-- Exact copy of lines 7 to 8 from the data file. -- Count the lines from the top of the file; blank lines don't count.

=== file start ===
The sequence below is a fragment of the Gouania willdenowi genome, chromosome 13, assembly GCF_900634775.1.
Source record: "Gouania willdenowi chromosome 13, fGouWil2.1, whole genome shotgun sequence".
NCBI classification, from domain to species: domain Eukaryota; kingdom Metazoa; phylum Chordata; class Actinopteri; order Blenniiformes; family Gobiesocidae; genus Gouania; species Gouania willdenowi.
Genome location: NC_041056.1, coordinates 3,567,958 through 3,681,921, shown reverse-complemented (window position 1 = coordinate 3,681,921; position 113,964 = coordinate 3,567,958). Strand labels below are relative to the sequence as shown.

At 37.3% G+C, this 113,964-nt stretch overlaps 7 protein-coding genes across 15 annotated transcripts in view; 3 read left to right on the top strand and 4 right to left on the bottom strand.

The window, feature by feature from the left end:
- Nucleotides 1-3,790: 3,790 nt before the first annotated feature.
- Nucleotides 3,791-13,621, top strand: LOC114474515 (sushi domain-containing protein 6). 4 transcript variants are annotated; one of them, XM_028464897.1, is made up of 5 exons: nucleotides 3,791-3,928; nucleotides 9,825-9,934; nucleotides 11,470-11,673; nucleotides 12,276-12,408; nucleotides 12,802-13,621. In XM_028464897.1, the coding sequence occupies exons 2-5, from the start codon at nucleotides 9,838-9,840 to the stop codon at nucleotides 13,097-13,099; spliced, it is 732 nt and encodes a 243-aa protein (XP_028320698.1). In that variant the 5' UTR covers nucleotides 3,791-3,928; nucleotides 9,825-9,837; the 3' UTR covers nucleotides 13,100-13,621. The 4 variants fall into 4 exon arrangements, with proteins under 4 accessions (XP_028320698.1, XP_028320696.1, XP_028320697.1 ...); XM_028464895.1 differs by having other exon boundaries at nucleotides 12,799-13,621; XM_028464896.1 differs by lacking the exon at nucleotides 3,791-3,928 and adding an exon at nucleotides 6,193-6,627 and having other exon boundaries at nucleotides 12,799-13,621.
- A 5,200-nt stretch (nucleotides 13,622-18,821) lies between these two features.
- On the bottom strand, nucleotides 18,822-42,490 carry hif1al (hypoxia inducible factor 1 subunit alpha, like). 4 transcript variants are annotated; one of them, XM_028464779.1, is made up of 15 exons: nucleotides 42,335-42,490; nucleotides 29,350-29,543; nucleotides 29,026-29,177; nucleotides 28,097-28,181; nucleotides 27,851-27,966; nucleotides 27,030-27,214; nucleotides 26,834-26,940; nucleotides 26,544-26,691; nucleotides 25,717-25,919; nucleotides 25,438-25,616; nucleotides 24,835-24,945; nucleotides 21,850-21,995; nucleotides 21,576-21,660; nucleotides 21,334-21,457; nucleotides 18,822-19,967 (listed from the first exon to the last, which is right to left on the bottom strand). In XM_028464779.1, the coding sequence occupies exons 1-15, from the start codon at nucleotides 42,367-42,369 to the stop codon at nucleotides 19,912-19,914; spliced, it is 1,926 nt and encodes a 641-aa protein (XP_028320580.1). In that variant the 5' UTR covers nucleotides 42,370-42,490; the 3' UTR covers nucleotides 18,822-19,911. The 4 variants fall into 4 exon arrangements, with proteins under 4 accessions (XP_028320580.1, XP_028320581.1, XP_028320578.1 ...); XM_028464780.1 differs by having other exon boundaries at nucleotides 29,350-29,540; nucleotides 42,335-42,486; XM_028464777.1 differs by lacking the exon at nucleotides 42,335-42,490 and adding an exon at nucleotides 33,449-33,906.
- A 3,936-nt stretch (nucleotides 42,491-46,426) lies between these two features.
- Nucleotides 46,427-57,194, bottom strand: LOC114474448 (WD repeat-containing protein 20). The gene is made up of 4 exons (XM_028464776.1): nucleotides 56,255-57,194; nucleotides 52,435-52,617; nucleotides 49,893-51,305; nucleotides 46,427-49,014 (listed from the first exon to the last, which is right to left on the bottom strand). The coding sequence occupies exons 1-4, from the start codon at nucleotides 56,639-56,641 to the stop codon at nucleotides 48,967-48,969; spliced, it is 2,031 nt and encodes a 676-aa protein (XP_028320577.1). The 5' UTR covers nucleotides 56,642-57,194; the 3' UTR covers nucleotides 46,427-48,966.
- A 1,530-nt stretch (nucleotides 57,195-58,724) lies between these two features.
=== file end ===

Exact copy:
- Nucleotides 1-3,790: 3,790 nt before the first annotated feature.
- Nucleotides 3,791-13,621, top strand: LOC114474515 (sushi domain-containing protein 6). 4 transcript variants are annotated; one of them, XM_028464897.1, is made up of 5 exons: nucleotides 3,791-3,928; nucleotides 9,825-9,934; nucleotides 11,470-11,673; nucleotides 12,276-12,408; nucleotides 12,802-13,621. In XM_028464897.1, the coding sequence occupies exons 2-5, from the start codon at nucleotides 9,838-9,840 to the stop codon at nucleotides 13,097-13,099; spliced, it is 732 nt and encodes a 243-aa protein (XP_028320698.1). In that variant the 5' UTR covers nucleotides 3,791-3,928; nucleotides 9,825-9,837; the 3' UTR covers nucleotides 13,100-13,621. The 4 variants fall into 4 exon arrangements, with proteins under 4 accessions (XP_028320698.1, XP_028320696.1, XP_028320697.1 ...); XM_028464895.1 differs by having other exon boundaries at nucleotides 12,799-13,621; XM_028464896.1 differs by lacking the exon at nucleotides 3,791-3,928 and adding an exon at nucleotides 6,193-6,627 and having other exon boundaries at nucleotides 12,799-13,621.